HIV in injecting drug users (IDUs) among the Akha and other hill tribes represents a dramatic example of a problem that extends throughout Thailand. Since researchers started routinely assessing HIV infections at drug-treatment clinics in 1989, the HIV prevalence in IDUs of all ethnicities has remained steady at about 40%. A report issued by the World Bank in November 2000, Thailand's Response to AIDS: Building on Success, Confronting the Future, bluntly spelled out the situation. Written by World Bank economists Martha Ainsworth and Agnes Soucat in collaboration with epidemiologist Chris Beyrer of Johns Hopkins University's Bloomberg School of Public Health in Baltimore, Maryland, the report noted that “the pragmatic approach followed in preventing HIV transmission in commercial sex, which is also illegal, has not been followed for IDUs, who remain highly stigmatized, and frequently incarcerated.”

IDUs fight back.

Activist Paisan Tan-Ud advocates for drug users' rights.


Recently, 70 current and former IDUs formed an activist group, the Thai Drug Users Network. “Our message is ‘Treat us like human beings; provide us with services like everyone else,’” says Paisan Tan-Ud, who helped organize the group. The network sharply criticizes the services that do exist. Methadone maintenance programs, it says, are restricted to Bangkok, and even those limit dosing to 45 days. “Methadone maintenance should give you methadone as long as you want it,” contends Paisan. The clinics also taper doses, which he says leads many people to start using heroin again while receiving methadone. No needle-sharing programs exist, either, and regulations currently prohibit users of illegal drugs from receiving anti-HIV drugs. The World Bank report, which explored these shortcomings in detail, urged Thailand to launch “a major new effort” to prevent infection and transmission of HIV among IDUs. Otherwise, the report warned, “IDUs will continue to be a reservoir of infection and will pass HIV not only to other IDUs, but their sexual partners and children.”

Sombat of the Ministry of Public Health's AIDS branch readily addresses the limitations to Thailand's success story. As for the hill tribes and discrimination, “we know there's a problem there,” says Sombat, stressing that both the government and nongovernmental organizations are attempting to improve the situation. “We must do something fast, as quickly as possible.” For IDUs, Sombat says he supports harm-reduction principles, which aim to treat addiction as a disease rather than a crime. “The behavior of sharing needles and equipment among IDUs is hard to change,” says Sombat. And he acknowledges the shortcomings of their current treatment programs. “We know from the past that treatment for heroin users has a limited effect,” he says. “The percent who are cured is quite low.”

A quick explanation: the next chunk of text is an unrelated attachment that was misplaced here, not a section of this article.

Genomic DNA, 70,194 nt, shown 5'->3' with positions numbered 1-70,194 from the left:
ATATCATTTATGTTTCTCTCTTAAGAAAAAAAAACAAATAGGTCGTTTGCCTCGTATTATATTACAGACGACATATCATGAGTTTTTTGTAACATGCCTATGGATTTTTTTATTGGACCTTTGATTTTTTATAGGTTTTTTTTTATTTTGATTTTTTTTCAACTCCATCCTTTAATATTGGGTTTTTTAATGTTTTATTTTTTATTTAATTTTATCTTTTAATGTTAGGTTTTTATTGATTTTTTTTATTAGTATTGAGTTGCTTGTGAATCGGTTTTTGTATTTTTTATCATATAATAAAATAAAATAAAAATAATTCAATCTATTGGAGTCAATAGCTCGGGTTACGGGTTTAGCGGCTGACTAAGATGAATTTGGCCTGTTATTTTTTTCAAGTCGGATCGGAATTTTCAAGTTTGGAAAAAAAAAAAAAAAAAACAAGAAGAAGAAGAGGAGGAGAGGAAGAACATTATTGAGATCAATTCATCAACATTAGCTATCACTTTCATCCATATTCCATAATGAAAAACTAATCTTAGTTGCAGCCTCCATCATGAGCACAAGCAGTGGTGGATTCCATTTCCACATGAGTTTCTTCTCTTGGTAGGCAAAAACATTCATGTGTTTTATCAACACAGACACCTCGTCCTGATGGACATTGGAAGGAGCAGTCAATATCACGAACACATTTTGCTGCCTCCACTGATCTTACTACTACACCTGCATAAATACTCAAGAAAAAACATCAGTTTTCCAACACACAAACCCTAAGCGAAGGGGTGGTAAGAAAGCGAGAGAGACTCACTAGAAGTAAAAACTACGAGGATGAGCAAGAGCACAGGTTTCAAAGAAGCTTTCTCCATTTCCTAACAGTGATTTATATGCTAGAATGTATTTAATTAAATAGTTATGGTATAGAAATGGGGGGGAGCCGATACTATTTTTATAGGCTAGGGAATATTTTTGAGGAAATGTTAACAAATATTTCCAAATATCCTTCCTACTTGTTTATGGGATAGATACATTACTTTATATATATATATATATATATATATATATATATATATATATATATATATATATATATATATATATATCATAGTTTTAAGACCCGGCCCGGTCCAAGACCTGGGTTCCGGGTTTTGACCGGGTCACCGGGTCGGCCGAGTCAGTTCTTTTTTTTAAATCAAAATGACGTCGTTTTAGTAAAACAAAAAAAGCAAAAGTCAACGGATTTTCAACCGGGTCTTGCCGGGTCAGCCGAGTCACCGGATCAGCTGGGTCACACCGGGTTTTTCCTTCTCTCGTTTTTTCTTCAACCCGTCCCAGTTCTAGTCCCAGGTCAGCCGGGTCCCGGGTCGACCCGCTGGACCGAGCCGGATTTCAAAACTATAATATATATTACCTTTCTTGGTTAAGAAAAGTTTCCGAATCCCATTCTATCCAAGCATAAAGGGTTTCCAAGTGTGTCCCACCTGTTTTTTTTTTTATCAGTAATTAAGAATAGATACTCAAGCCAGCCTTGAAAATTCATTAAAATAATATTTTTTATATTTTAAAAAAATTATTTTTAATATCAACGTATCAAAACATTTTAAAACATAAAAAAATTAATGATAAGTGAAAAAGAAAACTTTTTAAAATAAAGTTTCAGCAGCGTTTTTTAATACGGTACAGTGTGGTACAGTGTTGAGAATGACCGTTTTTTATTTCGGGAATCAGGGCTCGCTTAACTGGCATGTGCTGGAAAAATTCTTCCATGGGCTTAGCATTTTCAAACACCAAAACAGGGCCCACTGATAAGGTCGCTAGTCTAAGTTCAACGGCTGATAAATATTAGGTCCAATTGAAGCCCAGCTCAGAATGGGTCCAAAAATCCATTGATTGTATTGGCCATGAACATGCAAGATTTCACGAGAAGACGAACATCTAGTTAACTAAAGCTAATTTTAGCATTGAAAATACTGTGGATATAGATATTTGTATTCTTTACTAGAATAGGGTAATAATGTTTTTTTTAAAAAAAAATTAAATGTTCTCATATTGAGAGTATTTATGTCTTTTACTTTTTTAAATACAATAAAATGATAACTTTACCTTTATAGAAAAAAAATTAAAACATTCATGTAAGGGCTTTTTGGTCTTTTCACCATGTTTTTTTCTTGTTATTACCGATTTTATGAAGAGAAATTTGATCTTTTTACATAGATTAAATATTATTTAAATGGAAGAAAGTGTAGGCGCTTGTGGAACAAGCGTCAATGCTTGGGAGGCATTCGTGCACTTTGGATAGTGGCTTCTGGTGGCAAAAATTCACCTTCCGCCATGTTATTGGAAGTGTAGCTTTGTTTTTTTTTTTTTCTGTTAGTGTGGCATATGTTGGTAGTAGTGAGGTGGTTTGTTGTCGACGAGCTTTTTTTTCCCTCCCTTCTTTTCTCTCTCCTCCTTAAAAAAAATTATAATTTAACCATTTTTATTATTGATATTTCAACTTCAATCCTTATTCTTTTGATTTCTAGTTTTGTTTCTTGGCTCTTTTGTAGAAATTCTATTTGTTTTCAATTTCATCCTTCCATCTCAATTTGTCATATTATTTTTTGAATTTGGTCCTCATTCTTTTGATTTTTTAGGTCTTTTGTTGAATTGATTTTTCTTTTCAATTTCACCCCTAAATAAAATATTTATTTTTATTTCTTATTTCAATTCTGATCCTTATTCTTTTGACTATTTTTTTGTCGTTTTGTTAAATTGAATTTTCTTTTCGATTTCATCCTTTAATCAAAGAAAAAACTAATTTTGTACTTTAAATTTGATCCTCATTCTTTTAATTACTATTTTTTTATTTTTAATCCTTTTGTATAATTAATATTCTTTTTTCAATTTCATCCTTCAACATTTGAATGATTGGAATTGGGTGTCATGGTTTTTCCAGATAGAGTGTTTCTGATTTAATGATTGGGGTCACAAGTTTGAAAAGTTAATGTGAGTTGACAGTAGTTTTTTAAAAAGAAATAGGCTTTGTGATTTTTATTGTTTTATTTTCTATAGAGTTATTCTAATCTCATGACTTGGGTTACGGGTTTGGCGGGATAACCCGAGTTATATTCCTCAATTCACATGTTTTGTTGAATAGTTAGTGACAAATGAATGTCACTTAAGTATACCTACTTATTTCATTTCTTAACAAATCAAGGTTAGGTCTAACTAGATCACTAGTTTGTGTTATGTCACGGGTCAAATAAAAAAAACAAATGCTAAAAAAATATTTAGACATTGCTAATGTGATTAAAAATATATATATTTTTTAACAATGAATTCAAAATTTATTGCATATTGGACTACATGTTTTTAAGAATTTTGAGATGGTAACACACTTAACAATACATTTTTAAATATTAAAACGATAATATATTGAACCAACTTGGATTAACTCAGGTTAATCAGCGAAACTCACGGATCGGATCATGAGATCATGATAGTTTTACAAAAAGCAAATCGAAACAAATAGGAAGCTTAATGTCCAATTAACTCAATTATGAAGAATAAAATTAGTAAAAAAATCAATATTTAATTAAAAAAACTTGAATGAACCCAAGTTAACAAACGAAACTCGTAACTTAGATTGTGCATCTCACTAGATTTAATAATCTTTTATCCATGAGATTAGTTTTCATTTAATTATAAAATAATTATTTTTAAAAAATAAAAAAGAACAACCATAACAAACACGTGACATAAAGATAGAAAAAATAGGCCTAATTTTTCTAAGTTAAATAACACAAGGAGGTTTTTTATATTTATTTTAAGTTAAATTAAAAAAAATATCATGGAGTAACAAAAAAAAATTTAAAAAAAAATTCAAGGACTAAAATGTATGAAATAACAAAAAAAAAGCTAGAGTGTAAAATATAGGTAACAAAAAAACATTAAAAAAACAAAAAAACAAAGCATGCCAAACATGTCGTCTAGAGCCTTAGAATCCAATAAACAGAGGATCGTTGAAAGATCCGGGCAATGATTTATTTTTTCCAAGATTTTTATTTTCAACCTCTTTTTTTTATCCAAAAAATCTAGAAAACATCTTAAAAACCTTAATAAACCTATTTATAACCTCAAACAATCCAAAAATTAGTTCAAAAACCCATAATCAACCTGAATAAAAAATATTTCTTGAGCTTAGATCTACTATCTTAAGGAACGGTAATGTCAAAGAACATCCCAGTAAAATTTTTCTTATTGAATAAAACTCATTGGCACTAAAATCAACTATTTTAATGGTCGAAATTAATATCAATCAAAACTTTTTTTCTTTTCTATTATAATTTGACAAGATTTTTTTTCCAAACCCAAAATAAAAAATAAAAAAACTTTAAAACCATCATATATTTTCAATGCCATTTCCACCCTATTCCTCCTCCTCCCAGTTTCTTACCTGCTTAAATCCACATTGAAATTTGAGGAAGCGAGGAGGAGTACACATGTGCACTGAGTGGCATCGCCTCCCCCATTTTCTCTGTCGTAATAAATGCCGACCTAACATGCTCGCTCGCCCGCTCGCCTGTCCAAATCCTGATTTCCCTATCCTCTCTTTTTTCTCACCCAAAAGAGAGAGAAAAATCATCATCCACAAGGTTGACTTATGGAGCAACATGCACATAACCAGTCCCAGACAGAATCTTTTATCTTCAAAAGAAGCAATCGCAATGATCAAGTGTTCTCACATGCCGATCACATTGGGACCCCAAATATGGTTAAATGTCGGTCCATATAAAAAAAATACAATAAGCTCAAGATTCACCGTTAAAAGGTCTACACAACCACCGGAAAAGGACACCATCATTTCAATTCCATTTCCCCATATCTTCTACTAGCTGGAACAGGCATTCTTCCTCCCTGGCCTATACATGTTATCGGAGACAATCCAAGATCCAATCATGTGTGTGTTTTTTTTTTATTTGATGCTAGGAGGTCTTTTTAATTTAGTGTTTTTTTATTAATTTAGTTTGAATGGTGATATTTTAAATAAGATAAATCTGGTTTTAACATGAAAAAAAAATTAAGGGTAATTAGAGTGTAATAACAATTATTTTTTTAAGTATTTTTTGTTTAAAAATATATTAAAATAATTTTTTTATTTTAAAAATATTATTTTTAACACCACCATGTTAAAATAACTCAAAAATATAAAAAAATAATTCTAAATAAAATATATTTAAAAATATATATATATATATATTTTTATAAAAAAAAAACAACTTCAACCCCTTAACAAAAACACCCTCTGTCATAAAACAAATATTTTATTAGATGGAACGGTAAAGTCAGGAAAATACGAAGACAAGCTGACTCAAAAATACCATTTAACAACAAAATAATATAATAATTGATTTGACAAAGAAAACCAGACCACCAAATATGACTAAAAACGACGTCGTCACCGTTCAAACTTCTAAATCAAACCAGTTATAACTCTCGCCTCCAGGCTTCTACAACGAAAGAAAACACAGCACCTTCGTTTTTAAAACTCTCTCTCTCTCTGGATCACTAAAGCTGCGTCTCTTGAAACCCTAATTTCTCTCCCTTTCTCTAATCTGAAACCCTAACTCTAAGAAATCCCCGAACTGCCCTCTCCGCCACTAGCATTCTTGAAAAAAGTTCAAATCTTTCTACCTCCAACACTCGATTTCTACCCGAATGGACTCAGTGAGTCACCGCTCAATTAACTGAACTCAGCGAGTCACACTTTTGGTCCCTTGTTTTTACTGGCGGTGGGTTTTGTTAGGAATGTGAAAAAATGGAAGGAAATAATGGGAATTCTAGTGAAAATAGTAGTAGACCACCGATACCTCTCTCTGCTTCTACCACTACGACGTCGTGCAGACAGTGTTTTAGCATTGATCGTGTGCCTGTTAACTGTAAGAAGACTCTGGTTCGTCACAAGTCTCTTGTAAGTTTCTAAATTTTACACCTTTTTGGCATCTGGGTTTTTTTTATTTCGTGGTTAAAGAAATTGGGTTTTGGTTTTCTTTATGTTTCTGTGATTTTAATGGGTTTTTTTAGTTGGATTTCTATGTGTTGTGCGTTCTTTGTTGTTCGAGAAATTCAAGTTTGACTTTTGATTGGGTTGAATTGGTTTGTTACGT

Cambodia's conundrum

Oddly, considering the plight of Cambodia's neighbors, injecting drug use has played no measurable role to date in the epidemic in Cambodia. No one has a convincing explanation for this—some suggest that poverty or the strict rule of the past kept drugs out of reach—but Hor Bun Leng, deputy director of the AIDS program run by Cambodia's Ministry of Health, worries that the situation might change. “You can see rising drug use here with smoking and sniffing, and that later could become injecting,” he says. “And if we have IDUs, the outbreak will be more serious than ever before.”

But there is another, immediate concern: HIV continues to spread through Cambodia's thriving sex industry, in spite of successful efforts to increase condom use. Rosanna Barbero, a coordinator for Oxfam Hong Kong, and many others note that the number of sex workers—and the spread of HIV— exploded in 1993 when the United Nations sent more than 20,000 troops to the country to help restore order.

Hill tribe hardship.

HIV-infected Akha say government discrimination fuels epidemic.


On a lazy Saturday morning in Phnom Penh, a group of sex workers who have gathered at the old Kong Kea Restaurant, a barge parked on the banks of the Tonle Sap River that serves as headquarters for Oxfam Hong Kong, highlights the stark limitations of condom campaigns and guffaws at the notion that the government has an enlightened position toward sex work. Indeed, frustrated by their government, sex workers formed the Women's Network for Unity 3 years ago, which has its office at the barge.

Although Cambodia, like Thailand, outlaws sex work, the government registers brothels and requires the women who work in them to visit clinics once a month for checkups to see whether they have any sexually transmitted diseases. But Barbero, who since 1999 has helped sex workers “empower” themselves, says that “ordinary people” do not like brothels. “Even men who regularly use brothels think it's against the culture,” Barbero says.

The clash between Cambodia's cultural mores and the thriving sex work industry came to a head on 21 November 2001, when Prime Minister Hun Sen suddenly ordered all brothels shuttered. “It was very irresponsible for the prime minister to wake up one morning and say ‘Close the brothels’ without looking at the consequences,” says Mu Soc Hua, minister for women's and veterans’ affairs, who dressed up as a sex worker 2 days after the raids to see their effects firsthand. “The crackdown led girls onto the street, which led to more rape. And no one uses a condom during a rape, so it led to more spread of HIV. It also gave the police more freedom to raid brothels.”

Hor Bun Leng readily acknowledges the government's murky policy toward sex workers but says that from the perspective of the Ministry of Health, the policymakers also deserve credit for helping slow the spread of HIV in this most vulnerable group. “Part of the success story is that the government allows us to work with high-risk populations,” says Hor Bun Leng. “They open the door.”

Hor Bun Leng stresses that residue from the country's politics of the past confronts him more profoundly than any current political obstacles. The Khmer Rouge-led genocide in the 1970s that killed nearly 2 million Cambodians—including his parents and siblings—left a severely impoverished population, and not just financially. “Because they survived this event, they have had limited information and education,” he explains. This, in turn, makes it more difficult to compel them to change high-risk behaviors.

Hor Bun Leng says that in spite of the real decreases in prevalence and dramatic increases in the use of condoms, this is no time for Cambodia to drop its guard. “Cambodia looks like a patient who has recovered from a disease,” he says, “but it's very easy to go back.” Indeed, he adds: “We still have the highest prevalence of HIV in the world outside of Africa.”